I don’t skate. I can’t, frankly – put me on one of those four-wheeled planks and I’ll hit the dirt quicker than OAPs apply denture adhesive at a rock cake bake-off. So, at face value Stoked seemed of little interest. The story of one skater’s decent from the lifestyle of a king to a lifetime in the clink, Stoked had critics on the other side of the pond applauding director Helen Stickler’s skill and attention to detail. Thing is, most of those critics had at least some idea of who said skater, one Mark ‘Gator’ Rogowski (later ‘Gator’ Mark Anthony), actually was. Me? Not a clue.
Stickler’s attention to detail does see to that, though. The first half of Stoked is given up entirely to Gator’s early, pre-pro and post-pro years, and also serves as a great documentation of the early years of skateboarding. Ramp skating was suddenly all the rage, and Gator found himself at the forefront of a new batch of sporting superstars. Picked up by Vision to serve as the public face of their company, Gator toured the US and beyond, accumulating wealth beyond his wildest dreams. Even if you’ve never heard of him before, 30 minutes into this documentary you’ll think of Gator as some sort of long-lost friend, an echo from a bygone era. Sure, he was obnoxious as fuck and somewhat pretentious to boot, but the guy could skate. The archive footage of skate events dating back from the early 80s proves as much.
History out of the way, Stickler suddenly shifts years. Moving towards the early 90s, she highlights how skating moved away from the somewhat exclusive skate parks and onto the streets. Gator couldn’t cope with the change, and fell into alcoholism (and promptly off a hotel roof). He was nothing of a street skater (again, archive footage showing him trying to grind a curb is simply laughable), so sought solace in booze, like so many one-time starlets of any scene, be it sporting, musical or whatever, who find their USP to be somewhat dated. He became a born-again Christian, much to the confusion of friends, his fiancée Brandi McClain, and his fellow skaters, but still his problems continued. A messy break up later, and he was alone. He was out of favour with what had become his life, and distinctly out of touch with reality. Despite recommendations to seek psychological counselling, which Gator refused as such treatment was dismissed under his new-found beliefs, he finally committed a crime that shocked all those involved in skating, and in the sporting world. Murder.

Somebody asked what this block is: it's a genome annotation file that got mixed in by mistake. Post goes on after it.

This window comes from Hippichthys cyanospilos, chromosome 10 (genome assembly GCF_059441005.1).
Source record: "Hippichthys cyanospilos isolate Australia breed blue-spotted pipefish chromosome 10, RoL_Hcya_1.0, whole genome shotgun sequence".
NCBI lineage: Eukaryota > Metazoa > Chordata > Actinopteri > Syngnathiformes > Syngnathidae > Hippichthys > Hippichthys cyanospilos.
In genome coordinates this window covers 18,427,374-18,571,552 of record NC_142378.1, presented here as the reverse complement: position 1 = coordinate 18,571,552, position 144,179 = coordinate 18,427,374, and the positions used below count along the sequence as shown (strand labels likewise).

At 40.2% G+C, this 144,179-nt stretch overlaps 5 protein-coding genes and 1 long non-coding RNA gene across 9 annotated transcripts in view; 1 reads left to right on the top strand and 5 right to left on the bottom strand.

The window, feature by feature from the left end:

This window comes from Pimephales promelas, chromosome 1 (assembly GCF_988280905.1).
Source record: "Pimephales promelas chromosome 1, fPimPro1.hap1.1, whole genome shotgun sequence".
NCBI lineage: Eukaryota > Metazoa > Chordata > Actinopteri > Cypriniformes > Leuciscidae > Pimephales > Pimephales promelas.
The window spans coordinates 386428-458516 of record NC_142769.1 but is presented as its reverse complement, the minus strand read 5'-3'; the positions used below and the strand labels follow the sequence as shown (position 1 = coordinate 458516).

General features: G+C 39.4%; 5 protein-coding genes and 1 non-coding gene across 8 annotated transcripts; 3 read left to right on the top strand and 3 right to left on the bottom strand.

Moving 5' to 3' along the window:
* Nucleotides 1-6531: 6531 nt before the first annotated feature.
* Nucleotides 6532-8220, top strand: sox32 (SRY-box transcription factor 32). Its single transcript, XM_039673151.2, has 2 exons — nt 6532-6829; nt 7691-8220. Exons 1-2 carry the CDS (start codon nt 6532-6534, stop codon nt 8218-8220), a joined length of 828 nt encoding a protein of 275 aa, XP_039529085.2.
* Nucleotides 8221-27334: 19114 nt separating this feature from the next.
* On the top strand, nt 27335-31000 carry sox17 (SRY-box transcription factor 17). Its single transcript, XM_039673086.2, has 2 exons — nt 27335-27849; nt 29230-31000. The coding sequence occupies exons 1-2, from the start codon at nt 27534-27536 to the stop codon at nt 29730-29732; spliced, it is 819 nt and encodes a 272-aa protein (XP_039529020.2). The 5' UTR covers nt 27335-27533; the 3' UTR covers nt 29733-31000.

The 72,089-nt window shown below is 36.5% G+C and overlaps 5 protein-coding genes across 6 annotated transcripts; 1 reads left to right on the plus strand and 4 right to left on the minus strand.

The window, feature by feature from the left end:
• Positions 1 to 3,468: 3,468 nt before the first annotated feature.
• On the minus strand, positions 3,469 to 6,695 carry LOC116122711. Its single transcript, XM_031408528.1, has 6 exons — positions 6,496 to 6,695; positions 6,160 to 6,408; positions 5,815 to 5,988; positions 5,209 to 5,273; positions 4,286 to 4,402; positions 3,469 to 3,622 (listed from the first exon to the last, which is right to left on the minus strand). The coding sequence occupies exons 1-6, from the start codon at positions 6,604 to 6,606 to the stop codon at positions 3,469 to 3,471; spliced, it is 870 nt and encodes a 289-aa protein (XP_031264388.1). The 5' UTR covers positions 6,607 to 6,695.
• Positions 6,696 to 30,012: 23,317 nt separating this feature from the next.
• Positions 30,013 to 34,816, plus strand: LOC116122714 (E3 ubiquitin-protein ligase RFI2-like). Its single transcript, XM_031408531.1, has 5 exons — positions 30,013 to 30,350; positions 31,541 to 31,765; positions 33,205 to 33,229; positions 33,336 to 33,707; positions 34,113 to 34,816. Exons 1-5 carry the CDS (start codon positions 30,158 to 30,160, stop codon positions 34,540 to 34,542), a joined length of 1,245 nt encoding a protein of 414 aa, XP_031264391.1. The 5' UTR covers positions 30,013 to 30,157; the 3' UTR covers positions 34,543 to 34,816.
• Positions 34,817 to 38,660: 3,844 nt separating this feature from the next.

Gator is currently serving 31 years to life. Stickler’s interviews with him come over a phone line, as no face-to-face encounters are permitted in the state of California, at least not on tape. Those with friends and colleagues, including well-known skaters Tony Hawk and Steve Caballero, are done in the traditional manner. Many of them state that they feel Gator got what he deserved; others say he was something of a prick all along. Certainly Stickler’s initial portrayal of him suggests he had an inflated ego (something that has obviously subsided during his time away), and she never once paints him in a sympathetic light. This is the story of a man who was damaged goods from the outset, and ultimately went the same way as so many with excessive burdens to carry. What he did was inexcusable, a sentiment echoed by every interviewee here. Had it not been for his massive profile (so big the likes of me didn’t have a clue who he was!), little would have been made of his crime outside of the courts. Instead, Gator has become even more of a legendary figure because of it. At least Stoked doesn’t go down the ‘tortured genius’ line, or anything similar – Stickler presents the facts, offers the opinions of those that knew the man best, and leaves it as that. It’s a near-perfect documentary, really.
Today, skateboarding is huge, bigger even than it was in Gator’s day. Part of me wonders what would happen to sales if someone like Hawk or Bam from Jackass were to go a similar way. Would the kids care? I don’t know. I don’t skate. What I do know is that Stoked is a remarkably watchable documentary, whether you’re heavily into the subject matter or not. The off-tangent asides into the world of merchandising are particularly interesting, especially considering the size of the skate business now, and the piece has a sense of completeness to it unmatched by many a similar, investigative/opinionated piece. Oh, and some of the old-school skate footage is hilarious. Really, imagine today’s stars wearing mismatched Bermuda-style shorts.
Extras here are in abundance – extra interviews, video footage of skate events, criminal case documentation, home movies… you want it, you got it. Oh, and the soundtrack’s pretty awesome too, with the likes of Black Flag and the Dead Kennedys featuring.
8Mike Diver's Score